Presentation on theme: "HUMAN RIGHTS – Historical Context. Much of Canada’s Human Rights legislation developed during the 20th century. The British North America (BNA) Act did."— Presentation transcript:
Much of Canada’s Human Rights legislation developed during the 20th century. The British North America (BNA) Act did not address the issue at all. It focused instead on the division of powers between the federal government and the provinces and territories. In the early part of this century, Canadian women were not legally defined as “persons” under the BNA Act and therefore could not sit in the Senate.
In 1929, after years of court battles by Emily Murphy, Nellie McClung and others, the British Privy Council decided that women were in fact persons under the Act and, in 1930, Cairine Wilson became Canada’s first woman senator.
One of Canada’s most famous human rights cases, Christie v. York (1940), clearly emphasized the lack of human rights laws in this country. Explanation below: Mr. Christie and several friends had gone to the Montreal Forum to view a hockey game. In the bar at intermission, Mr. Christie was refused service because he was a man of colour. He went to court over the issue and the judge awarded him $200 for loss of dignity and worth. However, the business community appealed the ruling on the basis that under current legislation they were allowed the freedom to serve anyone they chose. The higher court agreed and overturned the original judgement, making it clear that there was no law to protect Mr. Christie’s rights.
Following World War II and as a direct result of the human rights atrocities perpetrated by the Nazis, the United Nations was formed to protect human rights and stabilize international relations between countries. Its Charter made specific reference to protection of human rights. This was later expanded in the Universal Declaration of Human Rights signed by U.N. member states on December 10, 1948.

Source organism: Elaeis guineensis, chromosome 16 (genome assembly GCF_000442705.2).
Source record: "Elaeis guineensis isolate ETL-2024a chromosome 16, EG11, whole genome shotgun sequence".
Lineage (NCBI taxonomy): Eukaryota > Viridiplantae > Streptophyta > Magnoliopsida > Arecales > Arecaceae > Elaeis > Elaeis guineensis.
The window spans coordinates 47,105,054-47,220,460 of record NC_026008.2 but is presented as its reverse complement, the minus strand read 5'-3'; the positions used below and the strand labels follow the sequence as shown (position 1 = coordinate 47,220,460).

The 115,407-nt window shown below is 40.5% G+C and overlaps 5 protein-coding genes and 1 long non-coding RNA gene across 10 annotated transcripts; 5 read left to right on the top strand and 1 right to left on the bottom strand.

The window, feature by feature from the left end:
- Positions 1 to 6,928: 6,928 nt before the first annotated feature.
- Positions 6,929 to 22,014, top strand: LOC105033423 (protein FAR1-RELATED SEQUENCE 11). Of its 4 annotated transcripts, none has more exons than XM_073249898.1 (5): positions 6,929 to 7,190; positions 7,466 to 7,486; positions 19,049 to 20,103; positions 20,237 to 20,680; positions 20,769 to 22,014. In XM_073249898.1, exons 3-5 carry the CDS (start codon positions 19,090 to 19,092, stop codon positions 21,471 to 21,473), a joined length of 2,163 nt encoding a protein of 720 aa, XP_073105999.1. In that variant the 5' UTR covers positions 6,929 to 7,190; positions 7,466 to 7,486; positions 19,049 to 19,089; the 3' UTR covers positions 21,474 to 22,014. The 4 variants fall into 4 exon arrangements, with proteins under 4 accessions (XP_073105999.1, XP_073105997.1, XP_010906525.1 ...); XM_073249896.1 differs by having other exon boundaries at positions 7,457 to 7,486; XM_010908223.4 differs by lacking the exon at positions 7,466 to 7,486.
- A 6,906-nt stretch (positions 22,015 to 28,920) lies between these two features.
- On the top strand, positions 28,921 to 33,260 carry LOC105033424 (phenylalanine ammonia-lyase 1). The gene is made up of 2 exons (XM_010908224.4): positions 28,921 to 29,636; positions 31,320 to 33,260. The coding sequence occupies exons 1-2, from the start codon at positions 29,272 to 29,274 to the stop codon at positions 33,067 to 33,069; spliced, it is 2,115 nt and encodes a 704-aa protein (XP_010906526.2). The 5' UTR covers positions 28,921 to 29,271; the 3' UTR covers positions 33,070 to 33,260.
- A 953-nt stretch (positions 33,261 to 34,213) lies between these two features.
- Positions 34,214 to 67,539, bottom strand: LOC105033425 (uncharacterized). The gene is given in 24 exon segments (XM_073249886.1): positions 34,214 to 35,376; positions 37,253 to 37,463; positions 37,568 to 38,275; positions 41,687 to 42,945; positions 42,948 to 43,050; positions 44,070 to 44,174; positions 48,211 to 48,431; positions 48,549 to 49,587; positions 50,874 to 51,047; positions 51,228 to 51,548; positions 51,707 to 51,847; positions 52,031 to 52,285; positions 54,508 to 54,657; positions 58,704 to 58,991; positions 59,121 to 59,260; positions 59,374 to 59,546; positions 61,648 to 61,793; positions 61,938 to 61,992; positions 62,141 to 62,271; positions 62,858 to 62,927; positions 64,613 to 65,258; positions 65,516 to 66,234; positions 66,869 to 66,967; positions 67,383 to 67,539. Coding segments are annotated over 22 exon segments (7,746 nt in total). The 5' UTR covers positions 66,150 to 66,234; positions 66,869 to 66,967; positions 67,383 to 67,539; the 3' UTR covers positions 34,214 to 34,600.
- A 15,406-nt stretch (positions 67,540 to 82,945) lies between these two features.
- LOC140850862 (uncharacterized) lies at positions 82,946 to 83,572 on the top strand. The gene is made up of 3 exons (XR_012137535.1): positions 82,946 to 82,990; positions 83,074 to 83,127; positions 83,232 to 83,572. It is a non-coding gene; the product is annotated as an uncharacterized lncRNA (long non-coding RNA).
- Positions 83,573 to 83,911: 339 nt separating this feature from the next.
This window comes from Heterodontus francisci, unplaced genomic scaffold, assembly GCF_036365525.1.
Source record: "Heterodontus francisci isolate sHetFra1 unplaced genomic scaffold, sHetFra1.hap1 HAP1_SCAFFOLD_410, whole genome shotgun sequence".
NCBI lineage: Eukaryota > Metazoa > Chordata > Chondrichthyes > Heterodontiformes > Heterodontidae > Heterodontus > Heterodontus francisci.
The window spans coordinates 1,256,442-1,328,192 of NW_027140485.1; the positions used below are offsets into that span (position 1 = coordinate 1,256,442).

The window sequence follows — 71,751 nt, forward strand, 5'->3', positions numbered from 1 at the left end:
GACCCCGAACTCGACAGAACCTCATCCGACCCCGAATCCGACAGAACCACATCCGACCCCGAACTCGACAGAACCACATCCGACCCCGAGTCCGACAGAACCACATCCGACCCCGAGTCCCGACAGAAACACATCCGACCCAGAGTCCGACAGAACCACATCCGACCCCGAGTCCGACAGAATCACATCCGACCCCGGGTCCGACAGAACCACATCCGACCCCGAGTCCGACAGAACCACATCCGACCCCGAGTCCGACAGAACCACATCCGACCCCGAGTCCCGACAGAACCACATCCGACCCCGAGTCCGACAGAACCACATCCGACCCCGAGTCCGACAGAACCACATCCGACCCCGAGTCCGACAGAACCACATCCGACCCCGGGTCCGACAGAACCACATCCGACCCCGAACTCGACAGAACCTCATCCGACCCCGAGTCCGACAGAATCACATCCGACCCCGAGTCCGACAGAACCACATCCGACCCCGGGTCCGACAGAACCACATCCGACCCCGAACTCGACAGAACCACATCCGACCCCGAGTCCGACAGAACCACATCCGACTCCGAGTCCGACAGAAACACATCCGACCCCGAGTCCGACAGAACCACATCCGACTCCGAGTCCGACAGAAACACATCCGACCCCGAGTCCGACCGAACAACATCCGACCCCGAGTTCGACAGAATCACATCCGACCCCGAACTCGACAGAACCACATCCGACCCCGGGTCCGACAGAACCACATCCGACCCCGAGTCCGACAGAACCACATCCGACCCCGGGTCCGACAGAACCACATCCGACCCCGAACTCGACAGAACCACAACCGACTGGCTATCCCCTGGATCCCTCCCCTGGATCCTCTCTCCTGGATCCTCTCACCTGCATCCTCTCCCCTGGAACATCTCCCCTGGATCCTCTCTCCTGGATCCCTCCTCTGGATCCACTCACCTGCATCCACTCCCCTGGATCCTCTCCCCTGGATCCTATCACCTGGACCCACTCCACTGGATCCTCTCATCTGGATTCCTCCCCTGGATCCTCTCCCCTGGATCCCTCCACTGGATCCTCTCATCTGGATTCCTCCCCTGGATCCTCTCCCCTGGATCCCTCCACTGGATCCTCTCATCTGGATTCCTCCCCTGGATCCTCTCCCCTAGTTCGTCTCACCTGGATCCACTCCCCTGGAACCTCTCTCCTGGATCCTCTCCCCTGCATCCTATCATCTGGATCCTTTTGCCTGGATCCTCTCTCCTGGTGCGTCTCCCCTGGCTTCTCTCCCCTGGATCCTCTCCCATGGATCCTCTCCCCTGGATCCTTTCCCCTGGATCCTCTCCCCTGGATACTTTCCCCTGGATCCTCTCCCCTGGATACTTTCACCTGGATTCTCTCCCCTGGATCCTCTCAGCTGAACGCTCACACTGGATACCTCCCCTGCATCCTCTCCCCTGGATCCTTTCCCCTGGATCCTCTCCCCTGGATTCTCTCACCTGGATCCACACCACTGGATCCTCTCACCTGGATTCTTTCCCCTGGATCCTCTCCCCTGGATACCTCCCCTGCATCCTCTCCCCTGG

The Declaration is a common standard of conduct for all people and nations to ensure certain fundamental human rights.
In summary, it recognizes that: “the inherent dignity and equal and inalienable rights of all members of the human family is the foundation of freedom, justice and peace in the world,” “human rights should be protected by the rule of law,” “everyone is entitled to all the rights and freedoms set forth in this declaration, without distinction of any kind, such as race, colour, sex, language, religion, political or other opinion, national or social origin, property, birth or other status.”
The UN Declaration has influenced the development of human rights in Canada. It is referred to in several of the federal and provincial human rights acts that were passed At the federal level, the government passed the principle of equality in the Bill of Rights in 1964. This was followed by the enactment of the Canadian Human Rights Act in 1976, and the Canadian Charter of Rights and Freedoms in 1982.